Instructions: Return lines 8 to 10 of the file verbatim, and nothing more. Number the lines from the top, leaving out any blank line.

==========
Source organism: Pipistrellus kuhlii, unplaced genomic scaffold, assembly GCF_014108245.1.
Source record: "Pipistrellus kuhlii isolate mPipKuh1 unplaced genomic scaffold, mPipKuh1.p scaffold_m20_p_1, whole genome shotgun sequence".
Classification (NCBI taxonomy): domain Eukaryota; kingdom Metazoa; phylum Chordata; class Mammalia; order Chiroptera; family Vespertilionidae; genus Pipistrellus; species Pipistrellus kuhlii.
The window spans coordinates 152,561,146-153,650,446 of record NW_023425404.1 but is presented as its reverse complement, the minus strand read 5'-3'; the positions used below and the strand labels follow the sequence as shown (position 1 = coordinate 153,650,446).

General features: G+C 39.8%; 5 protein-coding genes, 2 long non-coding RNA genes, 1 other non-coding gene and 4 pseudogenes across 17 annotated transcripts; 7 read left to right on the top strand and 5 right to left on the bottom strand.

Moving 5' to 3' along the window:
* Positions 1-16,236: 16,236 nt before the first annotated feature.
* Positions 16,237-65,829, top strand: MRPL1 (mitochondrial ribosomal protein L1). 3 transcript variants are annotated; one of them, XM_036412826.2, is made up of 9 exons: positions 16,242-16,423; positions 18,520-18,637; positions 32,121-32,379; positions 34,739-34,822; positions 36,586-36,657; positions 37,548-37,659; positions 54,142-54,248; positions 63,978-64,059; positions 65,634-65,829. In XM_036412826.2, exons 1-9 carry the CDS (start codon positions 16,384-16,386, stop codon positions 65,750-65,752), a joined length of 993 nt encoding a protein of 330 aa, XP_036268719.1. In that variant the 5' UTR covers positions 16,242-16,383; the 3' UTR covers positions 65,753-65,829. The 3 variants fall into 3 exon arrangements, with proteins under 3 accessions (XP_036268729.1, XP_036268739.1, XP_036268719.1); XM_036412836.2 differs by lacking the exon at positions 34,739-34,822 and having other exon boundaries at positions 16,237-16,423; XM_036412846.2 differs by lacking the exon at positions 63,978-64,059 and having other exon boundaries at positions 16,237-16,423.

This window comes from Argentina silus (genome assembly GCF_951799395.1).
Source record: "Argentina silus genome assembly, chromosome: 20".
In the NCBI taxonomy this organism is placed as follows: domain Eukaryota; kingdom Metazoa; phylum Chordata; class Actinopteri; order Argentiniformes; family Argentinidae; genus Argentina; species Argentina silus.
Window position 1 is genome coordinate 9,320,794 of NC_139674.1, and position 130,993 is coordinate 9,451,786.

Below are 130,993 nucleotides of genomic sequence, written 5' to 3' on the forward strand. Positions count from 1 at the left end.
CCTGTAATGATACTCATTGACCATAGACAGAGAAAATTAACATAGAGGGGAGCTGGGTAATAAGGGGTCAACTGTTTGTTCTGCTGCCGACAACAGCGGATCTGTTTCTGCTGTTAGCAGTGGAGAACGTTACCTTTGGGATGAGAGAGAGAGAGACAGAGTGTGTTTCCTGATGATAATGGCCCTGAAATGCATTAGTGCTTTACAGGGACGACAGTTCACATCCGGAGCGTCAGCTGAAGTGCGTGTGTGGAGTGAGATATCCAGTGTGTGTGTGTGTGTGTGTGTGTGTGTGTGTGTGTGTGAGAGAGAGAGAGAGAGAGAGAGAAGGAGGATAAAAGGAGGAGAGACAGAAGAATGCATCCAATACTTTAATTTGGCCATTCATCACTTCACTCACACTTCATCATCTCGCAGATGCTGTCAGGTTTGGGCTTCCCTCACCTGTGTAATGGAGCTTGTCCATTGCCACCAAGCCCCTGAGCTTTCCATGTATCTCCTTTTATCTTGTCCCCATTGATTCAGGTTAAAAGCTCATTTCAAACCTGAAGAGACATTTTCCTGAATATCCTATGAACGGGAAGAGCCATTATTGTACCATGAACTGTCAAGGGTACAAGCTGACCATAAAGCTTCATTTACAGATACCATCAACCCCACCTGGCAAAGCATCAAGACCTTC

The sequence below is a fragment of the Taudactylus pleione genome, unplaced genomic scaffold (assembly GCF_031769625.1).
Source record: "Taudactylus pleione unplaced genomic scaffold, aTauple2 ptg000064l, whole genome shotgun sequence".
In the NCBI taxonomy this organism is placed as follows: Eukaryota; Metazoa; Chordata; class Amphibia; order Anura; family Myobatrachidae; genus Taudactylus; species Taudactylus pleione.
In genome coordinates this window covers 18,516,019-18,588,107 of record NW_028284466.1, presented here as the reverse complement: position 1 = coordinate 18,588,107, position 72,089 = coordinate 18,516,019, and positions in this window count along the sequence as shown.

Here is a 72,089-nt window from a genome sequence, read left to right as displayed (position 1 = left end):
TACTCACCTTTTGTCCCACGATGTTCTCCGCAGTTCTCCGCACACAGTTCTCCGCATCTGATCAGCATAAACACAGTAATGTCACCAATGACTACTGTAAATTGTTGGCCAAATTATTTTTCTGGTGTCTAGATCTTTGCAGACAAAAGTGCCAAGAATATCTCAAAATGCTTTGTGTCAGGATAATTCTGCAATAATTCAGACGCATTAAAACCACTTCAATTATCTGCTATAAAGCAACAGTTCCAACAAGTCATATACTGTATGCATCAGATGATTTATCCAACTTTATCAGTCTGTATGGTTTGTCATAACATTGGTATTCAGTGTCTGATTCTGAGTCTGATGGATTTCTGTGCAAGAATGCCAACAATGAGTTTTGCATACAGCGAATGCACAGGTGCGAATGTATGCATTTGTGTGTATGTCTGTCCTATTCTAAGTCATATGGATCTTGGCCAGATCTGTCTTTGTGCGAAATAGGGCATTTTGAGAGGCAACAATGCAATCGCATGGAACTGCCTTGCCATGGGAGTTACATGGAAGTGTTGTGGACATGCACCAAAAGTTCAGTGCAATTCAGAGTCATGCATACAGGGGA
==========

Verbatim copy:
* Positions 16,237-65,829, top strand: MRPL1 (mitochondrial ribosomal protein L1). 3 transcript variants are annotated; one of them, XM_036412826.2, is made up of 9 exons: positions 16,242-16,423; positions 18,520-18,637; positions 32,121-32,379; positions 34,739-34,822; positions 36,586-36,657; positions 37,548-37,659; positions 54,142-54,248; positions 63,978-64,059; positions 65,634-65,829. In XM_036412826.2, exons 1-9 carry the CDS (start codon positions 16,384-16,386, stop codon positions 65,750-65,752), a joined length of 993 nt encoding a protein of 330 aa, XP_036268719.1. In that variant the 5' UTR covers positions 16,242-16,383; the 3' UTR covers positions 65,753-65,829. The 3 variants fall into 3 exon arrangements, with proteins under 3 accessions (XP_036268729.1, XP_036268739.1, XP_036268719.1); XM_036412836.2 differs by lacking the exon at positions 34,739-34,822 and having other exon boundaries at positions 16,237-16,423; XM_036412846.2 differs by lacking the exon at positions 63,978-64,059 and having other exon boundaries at positions 16,237-16,423.

This window comes from Argentina silus (genome assembly GCF_951799395.1).
Source record: "Argentina silus genome assembly, chromosome: 20".